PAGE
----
Stretching the Truth: Debunking Stretching Myths for Your Workout Routine

August 07, 2017

During a busy workday, stretching before a workout may be the last thing on your mind. When your schedule fills to the brim, stretching prior to an exercise session may seem like a waste of time, but studies show just how important stretching is for the body and mind. In fact, stretching throughout the day, especially at the workplace, has been proven to reduce stress levels, decrease muscle stiffness and promote overall health so you can work smart and live well.

 

Ready to debunk more stretching myths? Check out the list below.

 

Stretching should not be painful.
TRUE.

While stretching may feel slightly uncomfortable at times, you should not experience pain. Physical discomfort during stretching may indicate an underlying health issue or that the stretch is being performed incorrectly. KINETIC classes are led by fitness experts who can provide tips on stretching for better health. Learning techniques from a professional will ensure you get the most out of every workout while adopting healthy habits for everyday living.  

If you suspect you have strained a muscle or may be at-risk for a particular injury, be sure to visit your on-site wellness clinic before continuing your workout routine.

 

Stretching prevents soreness and injury.
TRUE.

Making time for a workout is key for improving mental and physical health, but there’s nothing worse than experiencing muscle soreness and stiffness at the office. Not only are these symptoms uncomfortable, they can also create a disruption in workflow and hinder productivity. Since we were young, we’ve been instructed to stretch to prevent injury, but is this true? Studies have shown the importance of warming up the body before any workout, and stretching is an integral part of this key step. “Dynamic” stretching involves small movements that get the body moving. These stretches, such as rotating the arms in small circles, are a great way to improve circulation, which, in turn, aids soreness and boosts muscle recovery. In addition to preventing soreness and injury, light cardiovascular exercise paired with stretching can get you in the right mindset for an amazing workout.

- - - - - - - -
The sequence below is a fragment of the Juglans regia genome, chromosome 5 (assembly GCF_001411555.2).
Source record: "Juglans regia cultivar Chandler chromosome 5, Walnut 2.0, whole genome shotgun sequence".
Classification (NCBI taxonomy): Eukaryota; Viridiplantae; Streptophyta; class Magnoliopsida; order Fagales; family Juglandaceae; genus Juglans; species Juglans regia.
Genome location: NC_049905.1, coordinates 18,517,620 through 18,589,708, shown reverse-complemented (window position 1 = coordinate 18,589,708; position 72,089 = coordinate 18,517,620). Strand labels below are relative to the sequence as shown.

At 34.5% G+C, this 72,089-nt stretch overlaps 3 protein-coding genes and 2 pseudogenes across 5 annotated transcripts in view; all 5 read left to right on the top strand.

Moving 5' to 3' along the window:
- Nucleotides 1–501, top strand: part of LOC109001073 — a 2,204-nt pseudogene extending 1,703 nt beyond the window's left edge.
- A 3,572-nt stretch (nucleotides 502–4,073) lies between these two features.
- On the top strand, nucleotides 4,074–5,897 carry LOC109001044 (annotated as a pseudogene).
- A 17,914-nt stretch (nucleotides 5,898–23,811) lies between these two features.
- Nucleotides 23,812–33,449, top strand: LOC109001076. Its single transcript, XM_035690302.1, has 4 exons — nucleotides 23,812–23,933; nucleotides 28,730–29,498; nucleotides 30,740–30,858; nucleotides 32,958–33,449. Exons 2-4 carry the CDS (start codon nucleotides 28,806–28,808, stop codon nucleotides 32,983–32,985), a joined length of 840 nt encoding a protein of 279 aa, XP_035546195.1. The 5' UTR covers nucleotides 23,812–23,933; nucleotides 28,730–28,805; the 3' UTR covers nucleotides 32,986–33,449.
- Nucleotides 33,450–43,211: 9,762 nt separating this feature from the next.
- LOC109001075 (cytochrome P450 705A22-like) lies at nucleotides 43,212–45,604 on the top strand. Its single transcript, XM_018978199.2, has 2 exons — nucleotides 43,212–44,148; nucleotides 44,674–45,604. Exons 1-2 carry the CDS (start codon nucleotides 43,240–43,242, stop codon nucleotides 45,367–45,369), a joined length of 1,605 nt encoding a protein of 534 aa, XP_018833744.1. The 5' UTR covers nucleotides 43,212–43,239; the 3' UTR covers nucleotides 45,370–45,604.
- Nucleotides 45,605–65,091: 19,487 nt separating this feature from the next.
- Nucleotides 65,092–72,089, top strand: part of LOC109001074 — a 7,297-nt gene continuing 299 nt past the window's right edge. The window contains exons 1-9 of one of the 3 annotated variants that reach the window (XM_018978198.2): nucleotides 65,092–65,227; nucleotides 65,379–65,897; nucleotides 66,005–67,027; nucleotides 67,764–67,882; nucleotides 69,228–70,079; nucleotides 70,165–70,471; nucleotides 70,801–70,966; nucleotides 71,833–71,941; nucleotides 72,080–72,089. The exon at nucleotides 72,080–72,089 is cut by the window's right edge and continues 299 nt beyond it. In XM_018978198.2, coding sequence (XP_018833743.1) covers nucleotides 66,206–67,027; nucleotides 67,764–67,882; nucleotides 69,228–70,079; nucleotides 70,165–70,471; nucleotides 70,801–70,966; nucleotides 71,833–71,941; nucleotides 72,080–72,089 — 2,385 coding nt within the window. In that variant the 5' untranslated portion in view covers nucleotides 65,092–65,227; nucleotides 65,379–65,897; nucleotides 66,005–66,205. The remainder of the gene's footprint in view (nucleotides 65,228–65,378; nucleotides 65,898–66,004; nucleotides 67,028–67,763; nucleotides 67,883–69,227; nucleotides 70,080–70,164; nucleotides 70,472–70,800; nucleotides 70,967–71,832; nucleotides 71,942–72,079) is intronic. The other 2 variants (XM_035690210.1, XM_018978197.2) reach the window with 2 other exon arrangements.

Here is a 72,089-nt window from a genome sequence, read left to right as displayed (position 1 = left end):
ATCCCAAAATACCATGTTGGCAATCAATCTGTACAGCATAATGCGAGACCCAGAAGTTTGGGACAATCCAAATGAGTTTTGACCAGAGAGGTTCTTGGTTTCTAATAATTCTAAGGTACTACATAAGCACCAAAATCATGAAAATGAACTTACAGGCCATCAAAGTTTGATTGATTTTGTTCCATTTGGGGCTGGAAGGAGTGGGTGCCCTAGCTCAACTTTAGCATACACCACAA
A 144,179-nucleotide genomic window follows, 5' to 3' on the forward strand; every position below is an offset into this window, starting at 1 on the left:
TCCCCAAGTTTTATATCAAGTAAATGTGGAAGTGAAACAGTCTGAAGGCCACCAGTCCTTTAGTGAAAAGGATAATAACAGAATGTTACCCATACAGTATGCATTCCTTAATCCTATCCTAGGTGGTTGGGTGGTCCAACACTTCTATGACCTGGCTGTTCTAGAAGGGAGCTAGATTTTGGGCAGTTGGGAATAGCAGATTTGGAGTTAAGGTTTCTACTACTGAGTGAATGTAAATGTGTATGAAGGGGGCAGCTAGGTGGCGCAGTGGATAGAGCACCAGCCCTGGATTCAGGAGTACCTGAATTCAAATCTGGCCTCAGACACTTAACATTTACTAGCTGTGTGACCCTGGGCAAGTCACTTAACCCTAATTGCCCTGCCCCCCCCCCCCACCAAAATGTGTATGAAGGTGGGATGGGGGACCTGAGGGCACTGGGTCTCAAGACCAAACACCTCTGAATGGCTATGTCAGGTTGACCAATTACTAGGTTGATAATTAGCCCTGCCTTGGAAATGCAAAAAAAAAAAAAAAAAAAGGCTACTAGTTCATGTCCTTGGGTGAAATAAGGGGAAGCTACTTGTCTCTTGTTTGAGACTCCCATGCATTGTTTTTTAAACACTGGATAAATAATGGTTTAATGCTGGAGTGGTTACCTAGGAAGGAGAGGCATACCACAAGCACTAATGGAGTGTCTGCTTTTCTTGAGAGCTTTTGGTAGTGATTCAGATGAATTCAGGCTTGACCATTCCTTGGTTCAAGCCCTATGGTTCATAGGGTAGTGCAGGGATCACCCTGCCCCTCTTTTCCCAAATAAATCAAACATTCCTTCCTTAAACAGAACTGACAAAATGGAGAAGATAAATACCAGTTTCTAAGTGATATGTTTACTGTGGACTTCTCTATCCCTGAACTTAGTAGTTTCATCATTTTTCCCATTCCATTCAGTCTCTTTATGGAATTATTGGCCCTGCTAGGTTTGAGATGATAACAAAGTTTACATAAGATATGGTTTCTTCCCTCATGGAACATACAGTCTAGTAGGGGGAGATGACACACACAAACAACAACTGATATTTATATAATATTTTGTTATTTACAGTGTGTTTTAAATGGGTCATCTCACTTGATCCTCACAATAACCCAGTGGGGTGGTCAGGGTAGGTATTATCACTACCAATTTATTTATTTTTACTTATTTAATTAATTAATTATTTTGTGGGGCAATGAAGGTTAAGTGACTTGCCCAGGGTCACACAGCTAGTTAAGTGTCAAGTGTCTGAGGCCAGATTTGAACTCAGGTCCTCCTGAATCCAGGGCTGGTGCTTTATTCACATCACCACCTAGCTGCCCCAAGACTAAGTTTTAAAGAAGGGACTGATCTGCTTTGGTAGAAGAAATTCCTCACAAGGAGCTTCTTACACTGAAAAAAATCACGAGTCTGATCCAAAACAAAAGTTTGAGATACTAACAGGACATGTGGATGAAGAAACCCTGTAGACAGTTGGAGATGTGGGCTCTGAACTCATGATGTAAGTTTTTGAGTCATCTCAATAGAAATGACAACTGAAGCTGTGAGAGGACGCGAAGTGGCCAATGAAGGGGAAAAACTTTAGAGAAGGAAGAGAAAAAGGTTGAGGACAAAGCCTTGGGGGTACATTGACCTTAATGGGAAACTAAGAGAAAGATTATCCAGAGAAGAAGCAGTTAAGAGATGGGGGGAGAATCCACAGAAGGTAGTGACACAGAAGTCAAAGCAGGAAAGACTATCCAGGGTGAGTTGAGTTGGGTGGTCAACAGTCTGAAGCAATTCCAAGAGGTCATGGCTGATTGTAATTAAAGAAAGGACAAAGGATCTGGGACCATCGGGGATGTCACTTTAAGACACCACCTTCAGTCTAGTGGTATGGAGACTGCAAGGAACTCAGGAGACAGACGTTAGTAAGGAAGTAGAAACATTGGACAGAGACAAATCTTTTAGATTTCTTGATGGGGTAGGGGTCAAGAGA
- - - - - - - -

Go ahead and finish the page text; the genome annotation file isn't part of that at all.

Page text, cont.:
There’s no need to stretch immediately after a workout.
FALSE.

Think your workout is done once class is over? Think again. If you notice tension in certain muscle groups, stretching after an exercise can provide muscle relief while helping you maintain better posture. From slouching at your desk to staring at the computer, poor posture can become a habit, especially in the office. Slouching and straining are not only detrimental to physical health, they can also affect mental health. Researchers have linked slouching to depression, higher stress levels and poor performance in the workplace. So, if you want to boost mental wellness and enhance physical health, consider stretching after a workout to promote a more aligned and supported posture.

For those who need to make it back to the office ASAP, try doing some light stretching on your way to the car or at your desk. The Runner’s Stretch, Standing Side Stretch and Forward Hang are all simple stretches that engage the entire body while on-the-go.  

 

If you’re already flexible, stretching won’t help.
FALSE.

Whether you can do the splits or barely touch your toes, stretching is beneficial for every level of flexibility. Making stretching part of your daily routine is a great way to maintain flexibility while relaxing tense areas. During the workweek, we spend much of our day sedentary, usually sitting at a desk. This lack of movement causes our muscles to tense up and become stressed during periods of activity. Stretching throughout the day will release these strained muscle groups while balancing and strengthening the body. In addition to enhancing flexibility and muscle strength, stretching can activate the parasympathetic nervous system, which is responsible for slowing down the body. After a stressful day, stretching can rest and relax the body for a more refreshing night's sleep.

 

Stretching only brings relief to a single muscle group.
FALSE.

The body is made up of a network of muscles that are responsible for movement and support. If you are experiencing back pain, it may be the result of strain on several muscle groups. The beauty of stretching is that it can target a variety of muscles, elongating and strengthening the body on many levels. Yoga practice is one exercise that incorporates full-body stretching. In addition to promoting mental wellness and decreased stress levels, yoga increases the body’s range of motion for greater flexibility.

When you’re on-the-go, the ability to move with strength and ease is important. From decreasing stress levels to promoting a healthy posture, stretching can provide you with the tools you need to feel stronger and healthier.

 

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